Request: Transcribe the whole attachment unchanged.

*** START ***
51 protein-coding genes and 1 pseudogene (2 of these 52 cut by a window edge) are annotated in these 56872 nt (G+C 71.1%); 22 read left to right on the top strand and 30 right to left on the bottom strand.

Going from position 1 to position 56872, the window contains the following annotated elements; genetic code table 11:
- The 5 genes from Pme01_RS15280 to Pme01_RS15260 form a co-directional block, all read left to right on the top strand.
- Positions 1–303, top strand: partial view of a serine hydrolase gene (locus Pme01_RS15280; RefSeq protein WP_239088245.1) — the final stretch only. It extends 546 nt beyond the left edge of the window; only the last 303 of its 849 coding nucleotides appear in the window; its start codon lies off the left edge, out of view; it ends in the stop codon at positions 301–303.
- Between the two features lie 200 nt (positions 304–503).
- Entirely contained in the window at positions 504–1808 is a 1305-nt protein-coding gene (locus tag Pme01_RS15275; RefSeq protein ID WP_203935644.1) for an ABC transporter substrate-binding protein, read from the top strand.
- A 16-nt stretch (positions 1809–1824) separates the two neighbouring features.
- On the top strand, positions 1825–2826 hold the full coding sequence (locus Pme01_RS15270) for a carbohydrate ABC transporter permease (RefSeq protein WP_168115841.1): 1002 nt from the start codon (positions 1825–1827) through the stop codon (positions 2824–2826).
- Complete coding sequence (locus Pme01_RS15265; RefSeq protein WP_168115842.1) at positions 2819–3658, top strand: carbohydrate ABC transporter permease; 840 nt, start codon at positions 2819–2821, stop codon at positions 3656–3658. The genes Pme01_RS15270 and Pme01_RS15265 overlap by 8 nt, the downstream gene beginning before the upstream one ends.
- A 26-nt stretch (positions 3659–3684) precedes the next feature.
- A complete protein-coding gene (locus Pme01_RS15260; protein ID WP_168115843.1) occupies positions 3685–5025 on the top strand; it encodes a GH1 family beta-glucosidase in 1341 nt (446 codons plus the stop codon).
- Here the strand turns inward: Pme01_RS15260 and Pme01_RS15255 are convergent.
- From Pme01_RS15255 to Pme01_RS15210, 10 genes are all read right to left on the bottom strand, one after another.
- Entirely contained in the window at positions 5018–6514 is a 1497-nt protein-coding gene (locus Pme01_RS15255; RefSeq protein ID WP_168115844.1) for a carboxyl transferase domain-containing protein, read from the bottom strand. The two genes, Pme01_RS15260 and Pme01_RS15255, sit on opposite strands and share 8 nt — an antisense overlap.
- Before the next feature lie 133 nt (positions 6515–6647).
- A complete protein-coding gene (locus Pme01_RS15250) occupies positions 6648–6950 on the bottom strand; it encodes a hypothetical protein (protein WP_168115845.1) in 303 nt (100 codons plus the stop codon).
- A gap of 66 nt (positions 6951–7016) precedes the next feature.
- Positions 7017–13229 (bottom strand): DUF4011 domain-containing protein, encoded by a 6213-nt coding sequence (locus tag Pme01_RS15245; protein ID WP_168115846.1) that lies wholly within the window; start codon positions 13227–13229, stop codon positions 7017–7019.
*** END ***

51 protein-coding genes and 1 pseudogene (2 of these 52 cut by a window edge) are annotated in these 56872 nt (G+C 71.1%); 22 read left to right on the top strand and 30 right to left on the bottom strand.

Going from position 1 to position 56872, the window contains the following annotated elements; genetic code table 11:
- The 5 genes from Pme01_RS15280 to Pme01_RS15260 form a co-directional block, all read left to right on the top strand.
- Positions 1–303, top strand: partial view of a serine hydrolase gene (locus Pme01_RS15280; RefSeq protein WP_239088245.1) — the final stretch only. It extends 546 nt beyond the left edge of the window; only the last 303 of its 849 coding nucleotides appear in the window; its start codon lies off the left edge, out of view; it ends in the stop codon at positions 301–303.
- Between the two features lie 200 nt (positions 304–503).
- Entirely contained in the window at positions 504–1808 is a 1305-nt protein-coding gene (locus tag Pme01_RS15275; RefSeq protein ID WP_203935644.1) for an ABC transporter substrate-binding protein, read from the top strand.
- A 16-nt stretch (positions 1809–1824) separates the two neighbouring features.
- On the top strand, positions 1825–2826 hold the full coding sequence (locus Pme01_RS15270) for a carbohydrate ABC transporter permease (RefSeq protein WP_168115841.1): 1002 nt from the start codon (positions 1825–1827) through the stop codon (positions 2824–2826).
- Complete coding sequence (locus Pme01_RS15265; RefSeq protein WP_168115842.1) at positions 2819–3658, top strand: carbohydrate ABC transporter permease; 840 nt, start codon at positions 2819–2821, stop codon at positions 3656–3658. The genes Pme01_RS15270 and Pme01_RS15265 overlap by 8 nt, the downstream gene beginning before the upstream one ends.
- A 26-nt stretch (positions 3659–3684) precedes the next feature.
- A complete protein-coding gene (locus Pme01_RS15260; protein ID WP_168115843.1) occupies positions 3685–5025 on the top strand; it encodes a GH1 family beta-glucosidase in 1341 nt (446 codons plus the stop codon).
- Here the strand turns inward: Pme01_RS15260 and Pme01_RS15255 are convergent.
- From Pme01_RS15255 to Pme01_RS15210, 10 genes are all read right to left on the bottom strand, one after another.
- Entirely contained in the window at positions 5018–6514 is a 1497-nt protein-coding gene (locus Pme01_RS15255; RefSeq protein ID WP_168115844.1) for a carboxyl transferase domain-containing protein, read from the bottom strand. The two genes, Pme01_RS15260 and Pme01_RS15255, sit on opposite strands and share 8 nt — an antisense overlap.
- Before the next feature lie 133 nt (positions 6515–6647).
- A complete protein-coding gene (locus Pme01_RS15250) occupies positions 6648–6950 on the bottom strand; it encodes a hypothetical protein (protein WP_168115845.1) in 303 nt (100 codons plus the stop codon).
- A gap of 66 nt (positions 6951–7016) precedes the next feature.
- Positions 7017–13229 (bottom strand): DUF4011 domain-containing protein, encoded by a 6213-nt coding sequence (locus tag Pme01_RS15245; protein ID WP_168115846.1) that lies wholly within the window; start codon positions 13227–13229, stop codon positions 7017–7019.